Having previously traveled in Myanmar, I knew that despite its recent huge popularity the country's tourist infrastructure is still a work in progress. Thus, a seven-night cruise amidst the comforts of the RV Kalaw Pandaw seemed the optimal solution--a floating teak-and-brass hotel room with meals, drinks, and excursions provided. We would stay in place on the boat while the scenery around us changed. As it turned out, for over a day we would stay stuck in place on a river bank.
Our pre-/post-cruise arrangements included airport transfers in Yangon, a stay at the Five-Star Chatrium Hotel, and a day's worth of sightseeing in Yangon with a private guide and driver. Our Pandaw guide, Michael, was exceptional--knowledgeable, flexible, and thoughtful. We noted to him in passing that my wife was diabetic and needed to eat small meals frequently to keep her blood sugar level constant. We were quite touched the next morning when Michael presented us at the airport with a small bag containing fruit juices, biscuits, fruits and other snacks for my wife. It was a thoughtful gesture that went far beyond the call of duty.
Life aboard the Kalaw Pandaw quickly assumed a comfortable routine. Our favorite spot was a quiet shaded spot on the top deck at the front of the boat where there were some deck chairs and a tiny ship's "library" consisting of paperback books and magazines. From this vantage point, we were able to enjoy the view and breeezes and even saw a pod of endangered Irrawaddy river dolphins. Other passengers staked out spots in the lounge area aft or in the bar amidships. With a crew of 25 for 16 passengers, service was attentive and personalized. Our tours were for the most part well organized and informative. While the meals were sometimes bland, we were nevertheless impressed with the inventiveness and sheer range of what the Head Chef and Pastry Chef managed to produce in the tiny galley kitchen below. The inclusion of Burmese favorites including Mohinga soup and Tea Leaf Salad was a great touch, and I wish that Pandaw would serve more traditonal menu items. The free happy hour every evening was also something that everyone looked forward to.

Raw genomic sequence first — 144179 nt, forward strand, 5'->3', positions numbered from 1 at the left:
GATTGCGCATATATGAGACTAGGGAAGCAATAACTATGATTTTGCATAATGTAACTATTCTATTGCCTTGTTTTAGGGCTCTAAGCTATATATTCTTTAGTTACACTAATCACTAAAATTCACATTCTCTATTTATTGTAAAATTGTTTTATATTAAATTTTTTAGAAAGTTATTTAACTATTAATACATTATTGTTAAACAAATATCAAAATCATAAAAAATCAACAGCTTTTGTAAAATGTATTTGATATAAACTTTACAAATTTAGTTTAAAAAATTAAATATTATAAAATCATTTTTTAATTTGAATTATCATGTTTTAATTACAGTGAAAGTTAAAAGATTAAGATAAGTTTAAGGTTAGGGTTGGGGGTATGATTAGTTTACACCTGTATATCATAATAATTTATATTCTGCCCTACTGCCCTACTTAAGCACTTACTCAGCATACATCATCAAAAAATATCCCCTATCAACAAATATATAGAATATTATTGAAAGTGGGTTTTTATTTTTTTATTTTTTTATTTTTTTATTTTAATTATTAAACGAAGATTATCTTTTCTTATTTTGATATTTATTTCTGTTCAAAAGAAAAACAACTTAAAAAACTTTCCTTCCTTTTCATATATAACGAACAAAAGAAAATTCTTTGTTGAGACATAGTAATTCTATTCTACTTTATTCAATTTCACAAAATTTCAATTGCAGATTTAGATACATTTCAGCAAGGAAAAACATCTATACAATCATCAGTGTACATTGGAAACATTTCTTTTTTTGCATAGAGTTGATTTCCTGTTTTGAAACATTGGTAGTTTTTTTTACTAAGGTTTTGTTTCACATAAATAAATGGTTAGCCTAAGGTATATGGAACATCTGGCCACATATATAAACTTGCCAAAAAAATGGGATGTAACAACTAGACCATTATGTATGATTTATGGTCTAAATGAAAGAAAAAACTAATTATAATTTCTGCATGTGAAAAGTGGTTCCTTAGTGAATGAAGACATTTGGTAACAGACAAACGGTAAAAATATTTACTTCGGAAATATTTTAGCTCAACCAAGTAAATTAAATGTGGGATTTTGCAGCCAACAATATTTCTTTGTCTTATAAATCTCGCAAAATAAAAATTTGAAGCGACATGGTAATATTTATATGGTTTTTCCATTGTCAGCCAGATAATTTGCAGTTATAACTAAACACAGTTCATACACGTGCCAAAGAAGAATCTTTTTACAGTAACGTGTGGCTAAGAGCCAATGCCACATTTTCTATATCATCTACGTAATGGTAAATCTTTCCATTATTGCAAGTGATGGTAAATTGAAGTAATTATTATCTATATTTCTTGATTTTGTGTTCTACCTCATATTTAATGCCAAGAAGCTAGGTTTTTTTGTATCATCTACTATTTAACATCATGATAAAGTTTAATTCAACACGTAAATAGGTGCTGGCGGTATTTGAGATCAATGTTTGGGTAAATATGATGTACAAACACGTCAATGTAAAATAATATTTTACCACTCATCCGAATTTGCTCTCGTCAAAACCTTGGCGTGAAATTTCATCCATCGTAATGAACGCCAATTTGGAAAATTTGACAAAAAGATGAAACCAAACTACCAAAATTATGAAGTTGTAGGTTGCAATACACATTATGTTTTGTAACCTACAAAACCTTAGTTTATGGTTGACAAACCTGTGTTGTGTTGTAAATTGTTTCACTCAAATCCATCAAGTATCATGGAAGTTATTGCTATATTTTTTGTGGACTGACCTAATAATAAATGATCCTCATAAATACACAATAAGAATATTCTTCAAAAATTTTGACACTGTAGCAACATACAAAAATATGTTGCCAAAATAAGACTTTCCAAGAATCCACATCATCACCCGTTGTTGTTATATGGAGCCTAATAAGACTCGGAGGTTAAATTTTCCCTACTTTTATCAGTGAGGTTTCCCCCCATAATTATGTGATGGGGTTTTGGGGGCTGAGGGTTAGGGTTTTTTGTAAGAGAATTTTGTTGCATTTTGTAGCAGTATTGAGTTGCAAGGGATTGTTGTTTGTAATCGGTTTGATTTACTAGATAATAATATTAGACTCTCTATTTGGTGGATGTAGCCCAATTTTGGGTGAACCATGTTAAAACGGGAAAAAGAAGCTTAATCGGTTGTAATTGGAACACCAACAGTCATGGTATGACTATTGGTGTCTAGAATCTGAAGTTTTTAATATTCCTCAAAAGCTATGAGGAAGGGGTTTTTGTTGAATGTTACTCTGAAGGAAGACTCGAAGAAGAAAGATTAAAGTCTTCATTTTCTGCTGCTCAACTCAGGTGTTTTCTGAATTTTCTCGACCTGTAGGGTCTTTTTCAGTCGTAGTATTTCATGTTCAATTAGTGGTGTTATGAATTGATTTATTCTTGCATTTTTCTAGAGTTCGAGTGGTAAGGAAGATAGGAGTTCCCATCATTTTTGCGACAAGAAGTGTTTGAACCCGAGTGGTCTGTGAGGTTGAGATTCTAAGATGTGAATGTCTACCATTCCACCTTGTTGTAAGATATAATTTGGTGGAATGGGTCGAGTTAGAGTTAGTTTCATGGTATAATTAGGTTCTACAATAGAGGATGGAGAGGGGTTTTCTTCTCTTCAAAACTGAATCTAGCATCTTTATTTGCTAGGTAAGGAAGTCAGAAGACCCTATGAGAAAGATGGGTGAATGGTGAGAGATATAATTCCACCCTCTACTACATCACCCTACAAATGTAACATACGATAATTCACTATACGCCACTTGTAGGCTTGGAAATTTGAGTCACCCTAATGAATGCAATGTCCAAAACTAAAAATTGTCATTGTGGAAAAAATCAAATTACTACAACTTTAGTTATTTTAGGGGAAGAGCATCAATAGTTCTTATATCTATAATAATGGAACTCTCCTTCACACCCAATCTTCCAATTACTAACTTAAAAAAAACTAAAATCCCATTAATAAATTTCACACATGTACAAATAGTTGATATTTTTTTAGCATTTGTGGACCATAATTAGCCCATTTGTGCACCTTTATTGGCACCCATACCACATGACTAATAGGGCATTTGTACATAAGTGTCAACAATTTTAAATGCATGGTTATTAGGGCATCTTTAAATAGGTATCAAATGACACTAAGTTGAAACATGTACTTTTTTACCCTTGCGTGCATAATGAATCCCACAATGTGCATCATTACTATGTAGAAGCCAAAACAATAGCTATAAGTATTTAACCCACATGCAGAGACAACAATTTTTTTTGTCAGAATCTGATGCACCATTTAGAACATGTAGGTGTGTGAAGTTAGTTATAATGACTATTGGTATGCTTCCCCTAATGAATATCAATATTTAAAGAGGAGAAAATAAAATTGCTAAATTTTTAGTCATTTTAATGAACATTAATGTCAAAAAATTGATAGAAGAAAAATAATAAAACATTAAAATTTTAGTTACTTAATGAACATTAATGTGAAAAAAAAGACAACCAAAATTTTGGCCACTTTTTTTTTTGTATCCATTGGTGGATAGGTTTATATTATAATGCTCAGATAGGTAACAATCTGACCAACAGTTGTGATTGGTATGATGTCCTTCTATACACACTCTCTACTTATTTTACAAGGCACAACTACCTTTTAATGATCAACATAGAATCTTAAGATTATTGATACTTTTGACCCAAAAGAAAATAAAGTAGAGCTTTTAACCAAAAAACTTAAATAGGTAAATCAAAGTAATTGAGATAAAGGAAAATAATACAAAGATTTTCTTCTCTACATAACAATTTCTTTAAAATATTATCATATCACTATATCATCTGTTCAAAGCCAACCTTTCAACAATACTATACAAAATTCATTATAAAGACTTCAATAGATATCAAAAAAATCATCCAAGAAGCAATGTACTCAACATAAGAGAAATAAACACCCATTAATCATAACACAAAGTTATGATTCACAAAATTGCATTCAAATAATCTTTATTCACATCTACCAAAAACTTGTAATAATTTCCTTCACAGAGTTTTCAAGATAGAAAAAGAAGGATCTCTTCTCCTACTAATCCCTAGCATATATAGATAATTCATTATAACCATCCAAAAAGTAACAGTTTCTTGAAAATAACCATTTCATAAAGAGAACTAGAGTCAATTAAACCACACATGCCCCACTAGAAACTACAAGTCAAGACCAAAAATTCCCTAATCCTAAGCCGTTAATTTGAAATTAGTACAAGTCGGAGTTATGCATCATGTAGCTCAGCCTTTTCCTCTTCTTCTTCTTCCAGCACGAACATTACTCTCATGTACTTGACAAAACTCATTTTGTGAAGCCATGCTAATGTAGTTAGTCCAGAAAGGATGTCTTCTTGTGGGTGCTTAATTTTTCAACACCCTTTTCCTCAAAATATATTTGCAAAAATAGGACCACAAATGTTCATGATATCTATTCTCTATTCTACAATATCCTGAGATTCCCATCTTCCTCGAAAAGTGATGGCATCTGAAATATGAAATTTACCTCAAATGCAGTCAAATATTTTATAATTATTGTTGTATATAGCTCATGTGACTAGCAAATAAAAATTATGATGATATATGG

The cabins are small but perfectly serviceable, with two comfortable beds (with plenty of storage underneath), decent closet space, nice quiet airconditioning and adequate lighting. There is an ensuite shower and bathroom. The only flaw in our quarters was that--to be blunt--the bathroom stunk of urine that had seeped into the wooden floors. The cabin attendant tried heroically to clean and deodorize the toilet area but the air freshener would last for a few hours and then wear off. Yuck. While the wooden floors and wall paneling are pretty to look at, I would recommend that Pandaw consider using a different flooring material for their bathrooms.Guests should know that you pretty much provide your own entertainment on board. While Pandaw advertised that a wifi connection would be provided, this turned out to be the Purser allowing guests to tether their tablets/phones/laptops to his telephone internet. This excruciatingly slow jury-rigged connection worked once while we were docked in Mandalay, but did not work anywhere else. Also, I highly recommend trying to obtain a cabin near the front of the ship, as the cabins aft (especially on the lower deck) are much closer to the throb of the engine noise.